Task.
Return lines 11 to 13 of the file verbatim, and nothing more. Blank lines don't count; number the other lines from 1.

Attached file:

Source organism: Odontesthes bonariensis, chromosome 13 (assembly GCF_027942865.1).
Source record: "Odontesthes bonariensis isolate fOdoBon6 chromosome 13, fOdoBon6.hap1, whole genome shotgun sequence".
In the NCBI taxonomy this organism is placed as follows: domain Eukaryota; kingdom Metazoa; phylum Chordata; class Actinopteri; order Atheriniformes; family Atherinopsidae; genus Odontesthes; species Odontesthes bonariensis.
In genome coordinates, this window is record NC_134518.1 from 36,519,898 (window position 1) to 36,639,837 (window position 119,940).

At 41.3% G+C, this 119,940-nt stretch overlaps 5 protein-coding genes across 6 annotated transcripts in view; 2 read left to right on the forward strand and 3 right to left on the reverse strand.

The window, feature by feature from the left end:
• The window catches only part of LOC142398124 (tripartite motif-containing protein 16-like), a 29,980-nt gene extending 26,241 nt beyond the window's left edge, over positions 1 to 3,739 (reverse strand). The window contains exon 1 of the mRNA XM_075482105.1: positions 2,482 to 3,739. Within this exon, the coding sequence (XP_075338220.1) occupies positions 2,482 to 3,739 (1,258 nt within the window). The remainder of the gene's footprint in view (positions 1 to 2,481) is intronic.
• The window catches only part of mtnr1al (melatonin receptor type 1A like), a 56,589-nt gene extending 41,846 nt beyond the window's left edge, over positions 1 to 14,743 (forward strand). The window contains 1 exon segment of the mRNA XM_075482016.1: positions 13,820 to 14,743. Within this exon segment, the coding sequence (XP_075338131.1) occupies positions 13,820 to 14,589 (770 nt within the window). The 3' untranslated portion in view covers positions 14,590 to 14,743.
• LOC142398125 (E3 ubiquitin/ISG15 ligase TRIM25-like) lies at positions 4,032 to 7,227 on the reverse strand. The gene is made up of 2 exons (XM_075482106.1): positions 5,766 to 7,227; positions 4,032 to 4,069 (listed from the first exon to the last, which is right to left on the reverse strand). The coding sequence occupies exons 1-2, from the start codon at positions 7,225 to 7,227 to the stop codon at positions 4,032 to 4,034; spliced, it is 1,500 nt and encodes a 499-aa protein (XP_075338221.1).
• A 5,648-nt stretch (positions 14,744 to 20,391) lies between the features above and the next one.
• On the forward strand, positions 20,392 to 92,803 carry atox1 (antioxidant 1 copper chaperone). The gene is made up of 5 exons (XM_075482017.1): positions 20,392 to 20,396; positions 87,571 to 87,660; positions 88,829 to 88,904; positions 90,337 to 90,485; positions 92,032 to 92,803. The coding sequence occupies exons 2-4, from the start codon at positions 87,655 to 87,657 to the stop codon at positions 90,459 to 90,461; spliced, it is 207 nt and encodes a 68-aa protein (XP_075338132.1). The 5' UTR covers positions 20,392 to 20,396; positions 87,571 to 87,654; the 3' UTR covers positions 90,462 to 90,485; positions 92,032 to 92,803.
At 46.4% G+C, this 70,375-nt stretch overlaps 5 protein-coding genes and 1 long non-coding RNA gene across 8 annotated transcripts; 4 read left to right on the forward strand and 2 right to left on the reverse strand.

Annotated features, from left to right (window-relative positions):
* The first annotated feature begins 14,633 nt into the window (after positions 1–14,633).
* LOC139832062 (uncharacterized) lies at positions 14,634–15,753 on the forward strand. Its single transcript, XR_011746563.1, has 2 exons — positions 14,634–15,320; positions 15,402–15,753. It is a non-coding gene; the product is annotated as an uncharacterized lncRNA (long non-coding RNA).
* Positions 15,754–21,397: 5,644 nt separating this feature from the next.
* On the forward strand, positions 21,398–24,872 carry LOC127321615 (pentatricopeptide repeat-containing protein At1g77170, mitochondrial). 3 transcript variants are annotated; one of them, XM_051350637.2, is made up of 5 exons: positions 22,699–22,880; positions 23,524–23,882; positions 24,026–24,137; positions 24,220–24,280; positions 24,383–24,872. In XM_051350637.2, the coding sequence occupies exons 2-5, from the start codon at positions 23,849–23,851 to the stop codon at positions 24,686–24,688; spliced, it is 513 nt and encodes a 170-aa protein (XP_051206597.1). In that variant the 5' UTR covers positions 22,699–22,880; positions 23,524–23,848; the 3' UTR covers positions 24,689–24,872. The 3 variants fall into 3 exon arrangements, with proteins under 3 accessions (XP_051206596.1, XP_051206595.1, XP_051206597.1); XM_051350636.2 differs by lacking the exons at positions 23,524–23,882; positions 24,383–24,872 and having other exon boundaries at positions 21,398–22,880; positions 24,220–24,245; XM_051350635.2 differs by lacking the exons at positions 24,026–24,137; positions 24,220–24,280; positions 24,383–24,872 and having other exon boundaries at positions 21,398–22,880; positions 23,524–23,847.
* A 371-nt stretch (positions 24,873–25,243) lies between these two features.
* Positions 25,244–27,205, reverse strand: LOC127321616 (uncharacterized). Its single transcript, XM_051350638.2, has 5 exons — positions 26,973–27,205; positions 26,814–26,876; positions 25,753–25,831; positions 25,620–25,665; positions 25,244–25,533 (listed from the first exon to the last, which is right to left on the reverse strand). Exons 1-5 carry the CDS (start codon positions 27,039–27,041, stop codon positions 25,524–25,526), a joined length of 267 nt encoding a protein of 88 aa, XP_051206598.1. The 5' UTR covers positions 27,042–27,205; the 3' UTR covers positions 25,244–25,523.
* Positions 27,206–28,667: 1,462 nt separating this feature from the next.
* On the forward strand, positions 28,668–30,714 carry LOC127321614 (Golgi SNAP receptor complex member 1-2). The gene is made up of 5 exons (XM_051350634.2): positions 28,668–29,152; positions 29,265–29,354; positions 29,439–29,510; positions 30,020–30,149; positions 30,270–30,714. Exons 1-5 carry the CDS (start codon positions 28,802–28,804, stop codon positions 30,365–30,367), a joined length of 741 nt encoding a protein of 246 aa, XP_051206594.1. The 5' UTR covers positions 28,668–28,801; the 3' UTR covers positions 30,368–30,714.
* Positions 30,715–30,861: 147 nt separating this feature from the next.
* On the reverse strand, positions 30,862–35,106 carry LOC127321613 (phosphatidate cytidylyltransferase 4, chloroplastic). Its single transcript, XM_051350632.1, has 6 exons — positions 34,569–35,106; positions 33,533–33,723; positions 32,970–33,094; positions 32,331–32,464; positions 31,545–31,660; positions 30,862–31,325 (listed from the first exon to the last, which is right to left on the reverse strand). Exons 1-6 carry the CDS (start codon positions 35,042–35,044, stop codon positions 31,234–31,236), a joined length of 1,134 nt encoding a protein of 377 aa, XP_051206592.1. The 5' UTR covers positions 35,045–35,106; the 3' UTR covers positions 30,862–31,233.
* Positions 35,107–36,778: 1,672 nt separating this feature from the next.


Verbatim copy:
• On the forward strand, positions 20,392 to 92,803 carry atox1 (antioxidant 1 copper chaperone). The gene is made up of 5 exons (XM_075482017.1): positions 20,392 to 20,396; positions 87,571 to 87,660; positions 88,829 to 88,904; positions 90,337 to 90,485; positions 92,032 to 92,803. The coding sequence occupies exons 2-4, from the start codon at positions 87,655 to 87,657 to the stop codon at positions 90,459 to 90,461; spliced, it is 207 nt and encodes a 68-aa protein (XP_075338132.1). The 5' UTR covers positions 20,392 to 20,396; positions 87,571 to 87,654; the 3' UTR covers positions 90,462 to 90,485; positions 92,032 to 92,803.
At 46.4% G+C, this 70,375-nt stretch overlaps 5 protein-coding genes and 1 long non-coding RNA gene across 8 annotated transcripts; 4 read left to right on the forward strand and 2 right to left on the reverse strand.

Annotated features, from left to right (window-relative positions):